FDA approves drug to diminish bone loss in breast cancer patients
Sep 19, 2011
The U.S. Food and Drug Administration (FDA) recently announced it approved two new products of Prolia in order to treat bone loss in women who are undergoing certain types of breast cancer treatment. This makes Prolia the first therapy to reduce bone loss in cancer patients who are undergoing certain types of hormone treatment.
"Bone loss and fractures are recognized adverse effects of hormone ablation therapies but we have not had an approved treatment option to prevent these problems for our patients," said Dr. Matthew Smith, director of the Genitourinary Malignancies Program at Massachusetts General Hospital Cancer Center. "Prolia now gives us the ability to reduce the risk of bone loss and fractures, allowing patients to continue their treatment and their fight against cancer."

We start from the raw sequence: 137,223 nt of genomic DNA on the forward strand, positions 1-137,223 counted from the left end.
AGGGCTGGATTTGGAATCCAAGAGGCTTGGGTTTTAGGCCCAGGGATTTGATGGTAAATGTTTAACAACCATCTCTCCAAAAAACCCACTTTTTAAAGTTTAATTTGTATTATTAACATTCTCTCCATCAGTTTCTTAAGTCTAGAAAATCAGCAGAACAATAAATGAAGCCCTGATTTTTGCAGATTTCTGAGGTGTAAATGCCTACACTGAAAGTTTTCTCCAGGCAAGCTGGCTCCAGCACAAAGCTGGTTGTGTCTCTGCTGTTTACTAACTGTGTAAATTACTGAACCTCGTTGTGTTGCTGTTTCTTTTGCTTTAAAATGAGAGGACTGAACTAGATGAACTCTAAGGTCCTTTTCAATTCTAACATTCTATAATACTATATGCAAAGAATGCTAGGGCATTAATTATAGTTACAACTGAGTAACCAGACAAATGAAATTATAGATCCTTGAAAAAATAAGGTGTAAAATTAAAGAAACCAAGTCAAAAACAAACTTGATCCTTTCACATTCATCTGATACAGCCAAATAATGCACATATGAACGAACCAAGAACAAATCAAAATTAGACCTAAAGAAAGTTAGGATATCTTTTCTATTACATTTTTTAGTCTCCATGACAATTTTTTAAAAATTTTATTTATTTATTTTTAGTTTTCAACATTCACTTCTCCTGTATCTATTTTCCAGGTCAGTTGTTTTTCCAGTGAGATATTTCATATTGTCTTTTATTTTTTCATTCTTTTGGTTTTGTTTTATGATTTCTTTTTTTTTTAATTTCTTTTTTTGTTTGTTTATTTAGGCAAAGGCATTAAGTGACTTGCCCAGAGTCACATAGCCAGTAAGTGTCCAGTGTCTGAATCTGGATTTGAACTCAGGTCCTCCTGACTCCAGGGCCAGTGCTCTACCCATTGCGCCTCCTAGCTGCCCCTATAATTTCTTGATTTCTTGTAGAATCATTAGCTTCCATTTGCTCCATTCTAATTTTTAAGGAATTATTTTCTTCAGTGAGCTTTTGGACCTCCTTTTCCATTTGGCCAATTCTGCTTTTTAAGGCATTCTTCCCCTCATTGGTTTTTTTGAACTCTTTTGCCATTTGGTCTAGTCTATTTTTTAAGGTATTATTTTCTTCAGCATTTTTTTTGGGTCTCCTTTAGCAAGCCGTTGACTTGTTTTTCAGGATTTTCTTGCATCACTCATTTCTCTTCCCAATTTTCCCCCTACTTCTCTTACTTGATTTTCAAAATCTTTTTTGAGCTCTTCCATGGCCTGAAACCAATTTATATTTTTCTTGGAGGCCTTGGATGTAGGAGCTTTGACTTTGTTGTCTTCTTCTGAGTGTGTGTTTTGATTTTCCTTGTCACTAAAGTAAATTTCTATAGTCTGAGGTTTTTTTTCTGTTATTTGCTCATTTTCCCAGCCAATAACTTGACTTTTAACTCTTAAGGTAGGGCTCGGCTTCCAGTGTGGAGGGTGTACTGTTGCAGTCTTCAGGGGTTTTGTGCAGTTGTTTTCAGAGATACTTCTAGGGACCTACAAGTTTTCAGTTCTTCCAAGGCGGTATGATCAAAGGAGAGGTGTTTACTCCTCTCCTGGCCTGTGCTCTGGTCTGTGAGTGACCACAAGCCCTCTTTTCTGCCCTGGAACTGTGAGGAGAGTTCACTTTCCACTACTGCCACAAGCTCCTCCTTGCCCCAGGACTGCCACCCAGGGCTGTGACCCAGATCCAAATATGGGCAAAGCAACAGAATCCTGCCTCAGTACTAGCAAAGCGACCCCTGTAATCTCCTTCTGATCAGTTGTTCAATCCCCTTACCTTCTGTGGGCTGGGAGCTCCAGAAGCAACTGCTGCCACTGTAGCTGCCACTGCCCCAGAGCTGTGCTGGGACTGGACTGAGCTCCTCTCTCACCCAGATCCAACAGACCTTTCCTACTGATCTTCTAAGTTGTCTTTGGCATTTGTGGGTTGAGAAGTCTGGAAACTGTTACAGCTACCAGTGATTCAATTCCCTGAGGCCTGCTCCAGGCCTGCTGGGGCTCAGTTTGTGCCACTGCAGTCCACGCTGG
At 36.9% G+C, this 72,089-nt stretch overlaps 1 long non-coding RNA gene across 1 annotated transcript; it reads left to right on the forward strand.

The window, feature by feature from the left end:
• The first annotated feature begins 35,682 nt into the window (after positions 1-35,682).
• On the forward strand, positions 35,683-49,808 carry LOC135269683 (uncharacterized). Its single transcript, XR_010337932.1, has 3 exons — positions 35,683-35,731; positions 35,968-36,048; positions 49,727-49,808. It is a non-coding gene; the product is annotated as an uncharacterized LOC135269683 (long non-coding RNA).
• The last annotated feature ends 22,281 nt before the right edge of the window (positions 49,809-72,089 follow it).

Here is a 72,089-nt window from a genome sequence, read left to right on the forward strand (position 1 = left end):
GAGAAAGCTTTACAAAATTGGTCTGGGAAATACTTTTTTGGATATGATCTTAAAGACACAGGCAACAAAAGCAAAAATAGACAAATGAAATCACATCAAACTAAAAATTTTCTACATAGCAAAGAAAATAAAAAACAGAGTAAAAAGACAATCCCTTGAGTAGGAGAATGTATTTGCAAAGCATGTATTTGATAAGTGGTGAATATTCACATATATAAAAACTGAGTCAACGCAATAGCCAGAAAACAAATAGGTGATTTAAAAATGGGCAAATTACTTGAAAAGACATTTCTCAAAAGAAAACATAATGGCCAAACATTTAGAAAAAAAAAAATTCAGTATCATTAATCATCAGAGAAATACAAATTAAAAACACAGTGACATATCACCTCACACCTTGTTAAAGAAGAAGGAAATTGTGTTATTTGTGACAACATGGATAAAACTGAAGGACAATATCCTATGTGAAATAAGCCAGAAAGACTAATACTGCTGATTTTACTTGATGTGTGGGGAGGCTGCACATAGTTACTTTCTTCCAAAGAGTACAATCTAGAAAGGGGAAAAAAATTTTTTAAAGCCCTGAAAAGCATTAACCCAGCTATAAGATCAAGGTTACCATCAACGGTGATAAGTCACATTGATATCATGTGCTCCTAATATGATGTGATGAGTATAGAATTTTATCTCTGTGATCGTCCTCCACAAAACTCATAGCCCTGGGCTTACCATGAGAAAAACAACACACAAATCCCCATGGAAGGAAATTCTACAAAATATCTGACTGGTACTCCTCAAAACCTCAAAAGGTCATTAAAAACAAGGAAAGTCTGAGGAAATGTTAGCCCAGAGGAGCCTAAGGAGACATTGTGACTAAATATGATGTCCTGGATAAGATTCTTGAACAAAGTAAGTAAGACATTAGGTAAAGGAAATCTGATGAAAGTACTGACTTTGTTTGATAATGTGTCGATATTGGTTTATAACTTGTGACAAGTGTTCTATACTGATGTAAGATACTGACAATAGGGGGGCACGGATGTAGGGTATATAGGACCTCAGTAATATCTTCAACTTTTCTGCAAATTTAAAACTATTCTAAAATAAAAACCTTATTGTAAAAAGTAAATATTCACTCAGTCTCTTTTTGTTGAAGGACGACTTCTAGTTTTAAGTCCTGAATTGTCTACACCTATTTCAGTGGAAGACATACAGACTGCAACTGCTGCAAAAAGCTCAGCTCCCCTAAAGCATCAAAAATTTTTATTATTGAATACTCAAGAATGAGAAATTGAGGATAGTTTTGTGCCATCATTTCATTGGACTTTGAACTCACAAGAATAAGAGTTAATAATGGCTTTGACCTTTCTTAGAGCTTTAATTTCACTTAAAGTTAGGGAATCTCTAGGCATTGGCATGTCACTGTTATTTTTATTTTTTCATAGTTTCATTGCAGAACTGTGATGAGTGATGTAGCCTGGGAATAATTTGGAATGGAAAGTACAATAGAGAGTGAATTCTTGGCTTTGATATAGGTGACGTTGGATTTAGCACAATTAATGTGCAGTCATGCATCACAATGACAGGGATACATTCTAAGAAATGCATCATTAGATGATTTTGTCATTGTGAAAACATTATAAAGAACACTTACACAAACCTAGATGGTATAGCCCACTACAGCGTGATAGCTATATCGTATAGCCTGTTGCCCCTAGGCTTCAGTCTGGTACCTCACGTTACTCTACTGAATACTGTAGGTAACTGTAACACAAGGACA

According to the American Cancer Society, this disease is the second leading cause of cancer-related death among women, following only lung cancer. However, the death rate has been decreasing since 1990 due to advancements in research and breakthrough breast cancer news. There are currently 2.5 million breast cancer survivors in the U.S.